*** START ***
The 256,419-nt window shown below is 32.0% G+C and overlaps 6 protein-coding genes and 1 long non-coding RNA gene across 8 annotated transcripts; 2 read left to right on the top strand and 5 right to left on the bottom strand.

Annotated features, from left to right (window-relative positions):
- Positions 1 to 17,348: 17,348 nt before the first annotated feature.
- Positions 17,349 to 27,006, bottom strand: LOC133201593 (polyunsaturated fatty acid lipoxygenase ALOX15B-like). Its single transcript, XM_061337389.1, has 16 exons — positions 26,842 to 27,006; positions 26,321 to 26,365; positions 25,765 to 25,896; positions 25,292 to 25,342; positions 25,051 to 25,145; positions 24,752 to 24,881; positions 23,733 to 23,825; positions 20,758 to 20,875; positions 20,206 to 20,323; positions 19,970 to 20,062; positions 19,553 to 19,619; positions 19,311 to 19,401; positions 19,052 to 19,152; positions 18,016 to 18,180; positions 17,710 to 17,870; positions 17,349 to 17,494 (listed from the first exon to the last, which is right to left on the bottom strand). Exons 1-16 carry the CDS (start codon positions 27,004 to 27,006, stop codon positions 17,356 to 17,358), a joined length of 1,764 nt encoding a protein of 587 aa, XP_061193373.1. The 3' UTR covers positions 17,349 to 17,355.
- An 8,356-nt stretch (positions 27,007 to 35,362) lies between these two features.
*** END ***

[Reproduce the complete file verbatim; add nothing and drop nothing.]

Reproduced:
The 256,419-nt window shown below is 32.0% G+C and overlaps 6 protein-coding genes and 1 long non-coding RNA gene across 8 annotated transcripts; 2 read left to right on the top strand and 5 right to left on the bottom strand.

Annotated features, from left to right (window-relative positions):
- Positions 1 to 17,348: 17,348 nt before the first annotated feature.
- Positions 17,349 to 27,006, bottom strand: LOC133201593 (polyunsaturated fatty acid lipoxygenase ALOX15B-like). Its single transcript, XM_061337389.1, has 16 exons — positions 26,842 to 27,006; positions 26,321 to 26,365; positions 25,765 to 25,896; positions 25,292 to 25,342; positions 25,051 to 25,145; positions 24,752 to 24,881; positions 23,733 to 23,825; positions 20,758 to 20,875; positions 20,206 to 20,323; positions 19,970 to 20,062; positions 19,553 to 19,619; positions 19,311 to 19,401; positions 19,052 to 19,152; positions 18,016 to 18,180; positions 17,710 to 17,870; positions 17,349 to 17,494 (listed from the first exon to the last, which is right to left on the bottom strand). Exons 1-16 carry the CDS (start codon positions 27,004 to 27,006, stop codon positions 17,356 to 17,358), a joined length of 1,764 nt encoding a protein of 587 aa, XP_061193373.1. The 3' UTR covers positions 17,349 to 17,355.
- An 8,356-nt stretch (positions 27,007 to 35,362) lies between these two features.